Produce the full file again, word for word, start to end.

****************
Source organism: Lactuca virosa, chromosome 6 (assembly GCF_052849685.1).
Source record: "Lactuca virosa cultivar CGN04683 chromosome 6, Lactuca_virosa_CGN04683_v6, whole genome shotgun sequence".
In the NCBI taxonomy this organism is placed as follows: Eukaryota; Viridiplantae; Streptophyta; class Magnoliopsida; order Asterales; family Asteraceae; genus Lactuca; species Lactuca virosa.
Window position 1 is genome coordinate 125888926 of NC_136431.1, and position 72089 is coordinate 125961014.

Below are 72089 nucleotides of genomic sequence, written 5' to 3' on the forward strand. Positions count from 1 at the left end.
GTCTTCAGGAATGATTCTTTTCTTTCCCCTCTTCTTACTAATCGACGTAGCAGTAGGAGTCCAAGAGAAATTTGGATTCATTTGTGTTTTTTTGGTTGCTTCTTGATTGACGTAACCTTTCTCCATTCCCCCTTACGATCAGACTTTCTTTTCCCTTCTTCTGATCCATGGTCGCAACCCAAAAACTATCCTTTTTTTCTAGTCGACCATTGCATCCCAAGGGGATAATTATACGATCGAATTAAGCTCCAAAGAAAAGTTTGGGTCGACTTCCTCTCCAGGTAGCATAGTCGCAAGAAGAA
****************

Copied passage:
Source organism: Lactuca virosa, chromosome 6 (assembly GCF_052849685.1).
Source record: "Lactuca virosa cultivar CGN04683 chromosome 6, Lactuca_virosa_CGN04683_v6, whole genome shotgun sequence".
In the NCBI taxonomy this organism is placed as follows: Eukaryota; Viridiplantae; Streptophyta; class Magnoliopsida; order Asterales; family Asteraceae; genus Lactuca; species Lactuca virosa.
Window position 1 is genome coordinate 125888926 of NC_136431.1, and position 72089 is coordinate 125961014.

Below are 72089 nucleotides of genomic sequence, written 5' to 3' on the forward strand. Positions count from 1 at the left end.
GTCTTCAGGAATGATTCTTTTCTTTCCCCTCTTCTTACTAATCGACGTAGCAGTAGGAGTCCAAGAGAAATTTGGATTCATTTGTGTTTTTTTGGTTGCTTCTTGATTGACGTAACCTTTCTCCATTCCCCCTTACGATCAGACTTTCTTTTCCCTTCTTCTGATCCATGGTCGCAACCCAAAAACTATCCTTTTTTTCTAGTCGACCATTGCATCCCAAGGGGATAATTATACGATCGAATTAAGCTCCAAAGAAAAGTTTGGGTCGACTTCCTCTCCAGGTAGCATAGTCGCAAGAAGAA